President Barack Obama opened the door to a diplomatic way out of the crisis in Syria -- while refusing to close the door on military intervention -- in a nationally televised speech Tuesday night.
Here are key developments from Capitol Hill, the White House and across Washington before, during and after the president's address.
10:44 p.m. ET - House Intelligence Committee Chairman Mike Rogers in a statement said he's "hopeful a diplomatic solution can be reached, however, I am skeptical of any proposal proffered by the Russians and doubt Assad's motives for agreeing to this plan ... the President still urgently needs to develop and execute a coherent strategy to address all of those threats."
10:34 p.m. ET - 6 in 10 Americans who watched the president's speech tonight said they favor his approach, according to CNN's instant poll taken after Obama spoke. Sixty-one percent said they support the president's position in Syria and 37% said they oppose his response.
The poll indicated that nearly two-thirds of those who watched the speech think the situation in Syria is likely to be resolved through diplomatic efforts, with 35% disagreeing. Speech-watchers were divided on whether Obama made a convincing case in his speech for U.S. military action in Syria, with 47% saying he did and 50% saying no.
10:26 p.m. ET - National Security Advisor Susan Rice tweets: "POTUS: when dictators commit atrocities, they depend upon the world to look the other way until those horrifying pictures fade from memory."
10:18 p.m. ET - CNN's John King tweets: "post #syria speech POTUS still faces #GOP #congress doubts: @ChuckGrassley says leaning no; @SenOrrinHatch still "strong reservations."
10:11 p.m. ET - CNN's Dan Merica tweets: "Another undecided D break Syria silence. MT @RepRickLarsen President takes diplomatic opening, Syria must match its words with deeds."
10:03 p.m. ET - Republican Senators Lindsey Graham and John McCain issued a joint statement saying, "We appreciate the President speaking directly to the American people about the conflict in Syria. We regret, however, that he did not speak more forcefully about the need to increase our military assistance to moderate opposition forces in Syria, such as the Free Syrian Army. We also regret that he did not lay out a clearer plan to test the seriousness of the Russian and Syrian proposal to transfer the Assad regime's chemical weapons to international custody."
10:01 p.m. ET - Reacting to the speech, Republican Sen. Charles Grassley, who met with Vice President Joe Biden yesterday and with the president today on Capitol Hill said, "I don't think the case for military action has been made ... I'm still leaning against the authorization for the use of force that's been presented.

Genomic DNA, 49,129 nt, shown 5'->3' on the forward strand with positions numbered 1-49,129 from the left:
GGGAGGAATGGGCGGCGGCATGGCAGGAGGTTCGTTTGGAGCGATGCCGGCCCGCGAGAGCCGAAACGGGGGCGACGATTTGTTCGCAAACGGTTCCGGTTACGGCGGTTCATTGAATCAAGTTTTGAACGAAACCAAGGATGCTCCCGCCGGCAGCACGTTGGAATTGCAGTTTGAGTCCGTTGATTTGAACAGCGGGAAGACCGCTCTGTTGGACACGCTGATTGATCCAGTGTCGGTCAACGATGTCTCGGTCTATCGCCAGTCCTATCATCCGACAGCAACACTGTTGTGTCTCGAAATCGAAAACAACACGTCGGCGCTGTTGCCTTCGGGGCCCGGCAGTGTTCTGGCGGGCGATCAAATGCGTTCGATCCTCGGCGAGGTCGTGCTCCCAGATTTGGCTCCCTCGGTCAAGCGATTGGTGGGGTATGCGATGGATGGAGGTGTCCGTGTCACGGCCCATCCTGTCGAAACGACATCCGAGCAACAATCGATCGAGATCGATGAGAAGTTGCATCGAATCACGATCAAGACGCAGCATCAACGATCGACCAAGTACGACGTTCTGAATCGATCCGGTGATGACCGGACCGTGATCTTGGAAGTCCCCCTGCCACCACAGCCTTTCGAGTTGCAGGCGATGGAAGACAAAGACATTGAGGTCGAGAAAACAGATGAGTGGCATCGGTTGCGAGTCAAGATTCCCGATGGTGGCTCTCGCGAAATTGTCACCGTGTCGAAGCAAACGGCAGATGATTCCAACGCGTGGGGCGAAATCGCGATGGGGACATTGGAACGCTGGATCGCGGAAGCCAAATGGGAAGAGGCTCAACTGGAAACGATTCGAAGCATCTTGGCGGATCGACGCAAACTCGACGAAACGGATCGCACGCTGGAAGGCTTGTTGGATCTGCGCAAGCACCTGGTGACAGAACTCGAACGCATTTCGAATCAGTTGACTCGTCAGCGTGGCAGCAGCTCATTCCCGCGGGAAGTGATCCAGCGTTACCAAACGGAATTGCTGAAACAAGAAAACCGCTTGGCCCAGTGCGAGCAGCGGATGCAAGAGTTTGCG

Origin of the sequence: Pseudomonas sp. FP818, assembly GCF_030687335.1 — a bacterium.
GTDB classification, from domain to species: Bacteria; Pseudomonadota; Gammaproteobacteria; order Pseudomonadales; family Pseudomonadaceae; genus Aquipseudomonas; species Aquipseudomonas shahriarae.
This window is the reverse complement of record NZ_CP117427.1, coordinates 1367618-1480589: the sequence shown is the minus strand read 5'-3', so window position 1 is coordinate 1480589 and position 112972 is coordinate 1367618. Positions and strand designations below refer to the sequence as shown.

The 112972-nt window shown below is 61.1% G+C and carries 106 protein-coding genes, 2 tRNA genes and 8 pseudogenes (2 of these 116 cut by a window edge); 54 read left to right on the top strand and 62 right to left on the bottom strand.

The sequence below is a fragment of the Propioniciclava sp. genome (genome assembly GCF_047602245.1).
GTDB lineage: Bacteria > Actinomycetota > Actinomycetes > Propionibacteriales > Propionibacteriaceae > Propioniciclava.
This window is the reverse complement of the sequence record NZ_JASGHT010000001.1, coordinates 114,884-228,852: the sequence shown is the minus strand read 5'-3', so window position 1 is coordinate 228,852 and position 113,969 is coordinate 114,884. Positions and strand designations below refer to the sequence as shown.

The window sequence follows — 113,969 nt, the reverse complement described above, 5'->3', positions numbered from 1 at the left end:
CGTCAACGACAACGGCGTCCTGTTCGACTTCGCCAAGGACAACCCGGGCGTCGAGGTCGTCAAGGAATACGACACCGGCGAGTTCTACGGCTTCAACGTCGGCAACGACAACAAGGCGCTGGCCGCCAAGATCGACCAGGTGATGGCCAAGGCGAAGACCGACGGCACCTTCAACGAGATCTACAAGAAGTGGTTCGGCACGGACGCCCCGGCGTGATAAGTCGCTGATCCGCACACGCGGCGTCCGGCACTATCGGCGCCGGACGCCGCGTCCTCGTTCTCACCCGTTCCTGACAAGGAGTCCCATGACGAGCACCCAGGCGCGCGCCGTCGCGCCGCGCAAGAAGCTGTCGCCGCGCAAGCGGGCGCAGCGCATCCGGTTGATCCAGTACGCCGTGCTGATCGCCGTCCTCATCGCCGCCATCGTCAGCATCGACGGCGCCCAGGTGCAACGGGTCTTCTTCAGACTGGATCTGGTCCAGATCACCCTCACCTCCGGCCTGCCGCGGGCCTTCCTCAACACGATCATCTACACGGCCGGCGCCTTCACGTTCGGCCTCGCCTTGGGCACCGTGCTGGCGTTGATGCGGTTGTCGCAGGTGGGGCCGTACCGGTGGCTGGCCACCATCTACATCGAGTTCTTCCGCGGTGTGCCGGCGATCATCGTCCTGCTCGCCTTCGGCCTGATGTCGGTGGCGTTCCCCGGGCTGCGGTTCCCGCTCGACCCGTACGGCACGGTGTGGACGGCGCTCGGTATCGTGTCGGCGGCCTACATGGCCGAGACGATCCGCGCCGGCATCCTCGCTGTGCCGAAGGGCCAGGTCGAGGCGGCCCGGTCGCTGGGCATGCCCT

10 p.m. ET - CNN's Dan Merica tweets: "@ChrisMurphyCT, a Democratic senator who was against strikes from the beginning, tweets "Good speech. President right to delay vote."
9:59 p.m. ET - Sen. Lindsey Graham, R-South Carolina, tweets: "After this impassioned plea I cannot imagine Pres Obama not launching military strike if diplomacy fails, regardless of what Congress does.
"You cannot make moral case as the leader of the Free World and then refuse to act if diplomacy fails. #SyriaSpeech."
9:58 p.m. ET - Democratic Sen. Levin, chairman of the Senate Armed Services Committee, in a statement said "I believe Congress can best support the goal of a diplomatic solution by approving a resolution that authorizes the use of force if Syria refuses to give up its chemical weapons."
9:54 p.m. ET - Republican Sen. Rand Paul on CNN said he hopes the Russia/diplomatic option works because if we attack, Syria will be more unstable. Paul said the chance al Qaeda gains traction in the region increases if the United States attacks.
9:45 p.m. ET - The Progressive Change Campaign Committee, a left-leaning advocacy group that has been opposed to military action in Syria, responded to the address saying "public pressure worked."
"The American people knew that diplomacy was a credible and strategic option, and this great news from President Obama will be better for America and his presidency than dropping bombs on Syria," the group said in a statement.
9:43 p.m. ET - Republicans National Committee Chairman Reince Priebus responded to the president's address by saying, "The administration's handling of the U.S. response to Syria has been so haphazard it's disappointed even the president's most ardent supporters."
"This rudderless diplomacy has embarrassed America on the world stage. For a president who campaigned on building American credibility abroad, the lack of leadership coming from the Oval Office is astounding," Priebus added.
9:42 p.m. ET - House Minority Leader Nancy Pelosi, D-California, tweets: "Pres. Obama's leadership brought diplomatic solutions back to the table, shows his willingness to exhaust every remedy before use of force."
9:40 p.m. ET - CNN contributor Donna Brazile tweets: "POTUS must keep the threat of military action on the table until #Syria gives up its chemical weapons and an int'l team can verify. #peace."
9:31 p.m. ET - CNN Senior Political Analyst David Gergen tweets: "Very good Presidential speech -- crisp, clear, addressed doubts. Not sure enuf to to persuade anywhere close to majority. @AC360."
9:30 p.m. ET - Ari Fleischer, a spokesman for then-President George W. Bush and now a CNN contributor, tweets: "Assad denies using CW that O deplores. Putin sides w Assad. So O turns to Putin & Assad 2 get rid of weapons that weren't used."
9:28 p.m. ET - CNN's Jake Tapper tweets: "A speech to a public that doesn't want to go to war by a president who doesn't want to go to war."
9:24 p.m. ET - Democratic Rep. Elijah Cummings of Maryland, who is still undecided on a military strike, said the president made a "great moral argument," especially when he said U.S. troops could be gassed. But he still has to make it clear that this will not "mushroom into something else."